Think about that for a minute. Are there optimal ways of sampling this data that we just haven't thought of? You can see, actually, all these encodings shown on the left side are geometric, radial, spiral, Cartesian. That's because we're logical people, and we think about things in terms of geometry, right? But if you let all the parameters run, you can imagine doing much, much better.

In conclusion, I've shown that MRI is possible outside the scanner suite, through a combination of physics and compute, both sensors and sequences, as well as these fingerprinting approaches and AUTOMAP. Now, what are the implications for health care?

Well, fortunately, as you can see the scanner in the upper right, we are not limited to the existing footprint of our test system. The physics and the compute are basically length and variant. They scale. You can build a smaller scanner that takes advantages of a lot of the innovations we've developed. It's really built around the idea of using inexpensive hardware with scalable, mostly GPU-based compute.

The question really is what is the clinical implication of time and resolution, because there's a trade-off between them. Our images will never be as good as a 3 tesla scanner. That's just physics, okay? But every day, clinicians make a decision between speed, specificity, resolution, and cost in medical imaging and in health care. A really good example of a highly optimized version of that is the stethoscope, right? That's a $50 object. Its resolution is like this, if you even want to think of it as having a resolution, but in the hands of a clinician, it can tell if someone has a pneumonia or a cardiac arrhythmia.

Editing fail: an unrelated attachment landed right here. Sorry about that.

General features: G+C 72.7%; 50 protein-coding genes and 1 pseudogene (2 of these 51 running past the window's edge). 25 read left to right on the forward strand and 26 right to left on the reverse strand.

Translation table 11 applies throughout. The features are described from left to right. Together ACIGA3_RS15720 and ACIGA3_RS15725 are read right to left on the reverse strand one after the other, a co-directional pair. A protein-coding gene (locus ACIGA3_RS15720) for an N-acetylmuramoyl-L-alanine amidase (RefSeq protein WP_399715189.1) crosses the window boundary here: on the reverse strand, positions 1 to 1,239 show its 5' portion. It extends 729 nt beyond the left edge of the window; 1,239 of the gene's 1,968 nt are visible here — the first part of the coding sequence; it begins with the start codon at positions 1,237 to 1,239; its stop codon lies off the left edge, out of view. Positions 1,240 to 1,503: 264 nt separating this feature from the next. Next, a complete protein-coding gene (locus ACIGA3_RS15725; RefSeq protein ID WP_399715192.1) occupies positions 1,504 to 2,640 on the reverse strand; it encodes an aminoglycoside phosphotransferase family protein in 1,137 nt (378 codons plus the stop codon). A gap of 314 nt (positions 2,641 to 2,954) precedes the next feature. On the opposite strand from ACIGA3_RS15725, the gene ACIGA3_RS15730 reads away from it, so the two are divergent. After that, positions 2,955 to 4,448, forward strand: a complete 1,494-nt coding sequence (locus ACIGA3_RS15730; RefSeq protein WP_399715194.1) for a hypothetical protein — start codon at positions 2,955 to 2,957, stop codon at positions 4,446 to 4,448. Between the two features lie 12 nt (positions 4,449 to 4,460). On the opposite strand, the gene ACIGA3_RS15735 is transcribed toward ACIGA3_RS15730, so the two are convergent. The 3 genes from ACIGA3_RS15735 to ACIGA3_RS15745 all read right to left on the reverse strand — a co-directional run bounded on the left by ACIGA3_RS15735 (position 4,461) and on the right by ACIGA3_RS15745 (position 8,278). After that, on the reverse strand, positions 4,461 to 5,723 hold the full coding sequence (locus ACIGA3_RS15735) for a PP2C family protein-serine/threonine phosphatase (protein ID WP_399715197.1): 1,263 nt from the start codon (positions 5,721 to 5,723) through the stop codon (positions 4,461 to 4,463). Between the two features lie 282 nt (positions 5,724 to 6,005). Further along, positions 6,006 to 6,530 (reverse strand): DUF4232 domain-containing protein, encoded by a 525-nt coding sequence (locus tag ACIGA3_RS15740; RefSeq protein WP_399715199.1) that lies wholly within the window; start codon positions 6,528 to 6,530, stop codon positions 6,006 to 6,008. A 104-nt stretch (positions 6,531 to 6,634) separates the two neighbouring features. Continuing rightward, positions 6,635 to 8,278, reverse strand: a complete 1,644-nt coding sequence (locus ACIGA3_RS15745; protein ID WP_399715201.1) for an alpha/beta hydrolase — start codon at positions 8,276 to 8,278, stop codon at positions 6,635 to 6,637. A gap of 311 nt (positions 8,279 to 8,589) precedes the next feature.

Imagine if you could use the MRI scanner as a ubiquitous tool, say that's in a CVS Minute Clinic, military field hospital, sports arena, neuro ICU, chronic care conditions, or at home, monitoring, say, long-term effects of chemotherapy.

Imagine if you could use the MRI scanner as a ubiquitous tool, say that's in a CVS Minute Clinic, military field hospital, sports arena, neuro ICU, chronic care conditions, or at home, monitoring, say, long-term effects of chemotherapy. As long as the cost becomes low enough, and this metric of time versus resolution is positive, net positive, I think it's a really useful tool. This really reminds of, of course, everyone's favorite scene from Wall Street, right?

This is the first time pretty much anyone saw a cellphone, and that was sort of neat, but the cellphone, of course--and this audience knows this very clearly--the cellphone has become useful, because it's ubiquitous. Everyone has one, and that's led to new ways of connecting between people.

Imagine what you can do, just adding layers of data mining and health care and telemedicine on top of the idea of these ubiquitous sensors. With that, I want to acknowledge my group members, both past and present, and, of course, our funding agencies, and you guys for listening. Thanks so much.